I love Lent. It's the Church's time of "New Year's Resolutions," a time to examine oneself, and make a plan to address a shortcoming or two. Shortcomings are those things that stand in the way of our fullest possible relationship with God, of course. God absolutely longs to be in relationship with all of creation. We humans erect barrier after barrier to that intimacy that is our true home. Lent is a chance to live more fully into that relationship between creature and Creator. It's less about sackcloth and ashes than it is about the mutual longing between Lover and beloved.
We had our usual Shrove Tuesday pancake dinner at church, and it was lovely -- 40 or so people gathered together to eat pancakes, celebrate Mardi Gras in our dignified, Episcopalian way (still with much laughter and fellowship), and just be "family" with this group of people who have chosen to worship and celebrate together on this mountain. The men's group cooked; the women's group served. I blessed the food, ate heartily, wandered around socializing (not the easiest thing for someone who's a classic introvert), and went home, satisfied in body and soul.
On Ash Wednesday we had two services, 10 am and 6 pm. We had 45 people between the 2 services, which is extremely good for a weekday service, even a fairly momentous one, liturgically and ecclesiastically. It's a big day in the Church, kind of like Good Friday in significance -- but for most of the world, it's really "just another day." In between our services, I visited two parishioners who were hospitalized with heart problems -- I call these folks, with some humor, but certainly not to trivialize -- "broken hearts." I've had a fair number of parishioners with broken hearts in the last few months, and it breaks my heart, as well. Some weather their problems relatively easily, be they bypasses, stents, heart catheterizations, pacemaker implants, defibrillator implants, or whatever. I see others grow more and more frail, recovering less and less quickly. My parish is predominantly a retirement parish -- they don't get any younger. People who were vital and active when I came here six years ago are, in some cases, quite frail, and several have died. My people face the possibility of death on a regular basis.
But both of these Ash Wednesday hospital visits, one in town and the other in Cookeville (off the Plateau and 30 miles west of here) were delightful and precious, true gifts. I can't tell details, of course, because of confidentiality -- but I will say that anointing people with oil and laying my hands on their heads for a prayer of healing is one of the greatest privileges I have as a priest. And as my heart has broken right open in these last few weeks, I'm also privileged to be with people in a way that is holier than I ever could have asked or imagined.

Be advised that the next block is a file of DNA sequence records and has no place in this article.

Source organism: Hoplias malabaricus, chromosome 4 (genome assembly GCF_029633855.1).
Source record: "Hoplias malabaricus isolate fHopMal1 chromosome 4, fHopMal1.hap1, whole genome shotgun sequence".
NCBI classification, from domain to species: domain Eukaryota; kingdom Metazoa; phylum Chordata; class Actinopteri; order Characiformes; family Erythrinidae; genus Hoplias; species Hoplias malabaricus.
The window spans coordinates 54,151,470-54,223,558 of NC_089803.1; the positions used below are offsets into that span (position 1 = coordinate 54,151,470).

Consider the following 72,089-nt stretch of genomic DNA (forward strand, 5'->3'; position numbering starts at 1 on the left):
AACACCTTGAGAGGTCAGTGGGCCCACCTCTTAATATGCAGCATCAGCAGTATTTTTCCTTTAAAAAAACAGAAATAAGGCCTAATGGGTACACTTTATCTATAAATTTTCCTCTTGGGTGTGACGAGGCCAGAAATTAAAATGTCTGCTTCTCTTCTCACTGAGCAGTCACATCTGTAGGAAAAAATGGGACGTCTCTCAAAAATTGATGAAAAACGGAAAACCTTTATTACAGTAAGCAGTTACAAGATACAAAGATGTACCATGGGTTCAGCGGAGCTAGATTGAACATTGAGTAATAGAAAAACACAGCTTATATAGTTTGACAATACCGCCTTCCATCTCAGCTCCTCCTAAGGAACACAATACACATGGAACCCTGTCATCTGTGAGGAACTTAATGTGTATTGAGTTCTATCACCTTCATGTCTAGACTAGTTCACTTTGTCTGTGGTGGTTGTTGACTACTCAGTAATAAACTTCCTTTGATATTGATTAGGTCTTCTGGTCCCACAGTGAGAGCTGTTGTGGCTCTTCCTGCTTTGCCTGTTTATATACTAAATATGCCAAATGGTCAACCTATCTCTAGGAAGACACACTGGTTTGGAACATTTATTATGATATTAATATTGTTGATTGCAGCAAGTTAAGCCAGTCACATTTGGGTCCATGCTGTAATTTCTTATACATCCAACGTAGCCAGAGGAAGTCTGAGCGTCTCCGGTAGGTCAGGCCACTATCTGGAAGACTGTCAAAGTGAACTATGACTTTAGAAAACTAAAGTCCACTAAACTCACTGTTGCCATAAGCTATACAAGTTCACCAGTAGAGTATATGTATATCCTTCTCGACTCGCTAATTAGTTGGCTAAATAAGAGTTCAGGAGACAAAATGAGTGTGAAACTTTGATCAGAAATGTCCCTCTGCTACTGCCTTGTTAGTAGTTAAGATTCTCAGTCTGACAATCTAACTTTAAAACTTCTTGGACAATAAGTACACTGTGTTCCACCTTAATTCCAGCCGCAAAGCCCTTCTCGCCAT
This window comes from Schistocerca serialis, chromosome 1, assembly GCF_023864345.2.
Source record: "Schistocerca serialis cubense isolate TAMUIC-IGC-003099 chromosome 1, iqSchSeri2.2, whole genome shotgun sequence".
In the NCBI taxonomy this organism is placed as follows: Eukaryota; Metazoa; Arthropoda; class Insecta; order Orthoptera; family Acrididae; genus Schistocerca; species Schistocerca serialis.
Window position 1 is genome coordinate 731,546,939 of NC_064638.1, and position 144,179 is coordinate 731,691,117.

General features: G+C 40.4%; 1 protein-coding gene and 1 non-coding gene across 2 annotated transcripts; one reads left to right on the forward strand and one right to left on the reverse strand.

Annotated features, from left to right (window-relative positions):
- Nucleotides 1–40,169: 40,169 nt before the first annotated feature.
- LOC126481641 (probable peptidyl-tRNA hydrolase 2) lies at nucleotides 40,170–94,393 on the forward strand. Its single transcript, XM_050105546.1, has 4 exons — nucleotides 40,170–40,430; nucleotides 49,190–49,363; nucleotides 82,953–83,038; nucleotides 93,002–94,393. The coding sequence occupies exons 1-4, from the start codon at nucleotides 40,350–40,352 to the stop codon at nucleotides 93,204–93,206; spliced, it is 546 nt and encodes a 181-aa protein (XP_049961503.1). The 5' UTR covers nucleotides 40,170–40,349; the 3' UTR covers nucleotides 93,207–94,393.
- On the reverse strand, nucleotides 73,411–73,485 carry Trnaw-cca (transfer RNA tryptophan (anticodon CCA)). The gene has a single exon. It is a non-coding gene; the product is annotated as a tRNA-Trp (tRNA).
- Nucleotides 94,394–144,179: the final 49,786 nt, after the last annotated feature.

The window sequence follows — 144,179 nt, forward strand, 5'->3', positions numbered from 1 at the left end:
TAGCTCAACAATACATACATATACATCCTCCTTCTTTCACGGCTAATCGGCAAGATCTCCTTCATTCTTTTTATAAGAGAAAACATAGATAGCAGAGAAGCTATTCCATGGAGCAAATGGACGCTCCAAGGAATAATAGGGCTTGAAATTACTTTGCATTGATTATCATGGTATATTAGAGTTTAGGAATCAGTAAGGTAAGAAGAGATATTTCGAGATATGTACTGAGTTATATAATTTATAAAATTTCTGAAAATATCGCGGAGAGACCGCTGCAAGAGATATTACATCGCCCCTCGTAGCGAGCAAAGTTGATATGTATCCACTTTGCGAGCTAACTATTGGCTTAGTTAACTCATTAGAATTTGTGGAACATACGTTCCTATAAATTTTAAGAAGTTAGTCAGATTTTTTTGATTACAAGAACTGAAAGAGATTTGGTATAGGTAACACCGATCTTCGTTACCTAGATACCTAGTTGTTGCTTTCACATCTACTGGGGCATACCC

As for me, I considered my own Lenten practice with due sobriety and reverence. What I realized was that, rather than the typical season of quiet self-reflection, what I needed to do to honor God best, was to make this season a season of action, rather than inaction. You can't imagine the amount of time I spend in relative inactivity: sitting at my desk, meeting with people, reading, studying for church related things, or parked in front of the computer (like now!), the television, the Spider Solitaire game, or other mindless diversions. I have discerned several very special calls from God (in my own view, at least), and also particular practices that make me the best person and priest that I can be. I have tons of creative ideas that hardly ever come to fruition. So I examined (there's the self-examination!) exactly which of all these things and ideas that I felt most passionate about, which things I felt most strongly called to do, which things would restore holy balance to my life. I came up with six projects that I've dreamed of, written of, spoken of, and neglected to act upon. Perhaps I'll tell you exactly what those six items are at another time -- just now they seem a little embarrassing in their simplicity. I made a silly little chart, like we make for our children so they will do their chores. I painted it Lenten purple and bought silly and pretty litle stickers. I want to work on each of my six projects for at least 1/2 hour, at least 3 times a week. That means 18 stickers a week for each of the weeks of Lent. What fun! I bought glittery shamrocks and chickies and bunnies and flowers. I'm actually excited, in a silly sort of way. I don't want to completely trivialize this -- project boards and progress stickers really seem to work for me. They helped me do all the tasks I had to do for my spiritual direction program. Today I did 2 things, and so I now have 2 stickers on my chart (which is on a piece of poster board, 22x28 inches). Who knows? There might even be another sticker before I go to bed!
Today I also met with my spiritual director. I drive an hour each way to see her -- it's a good thing that I like to drive! These monthly meetings are a chance to itemize all the times during the month that I feel God has touched my life. By the end of our meeting today, we were laughing, because I found myself saying, "Oh, and just one more thing -- just this one more thing, I promise....!" There is great abundance in my life right now. God is touching me often. Sometimes it's the gift I receive from someone else. Sometimes it's a creative idea (or two, or two dozen). Sometimes it's a confluence of things that seem to all come at once, falling together, opening doors, making one or another path seem like it must be the true path for me. Like another trip to Italy this year. I haven't yet purchased my ticket, but I think it will happen. O Happy Day. O Happy Lent. I'm so grateful.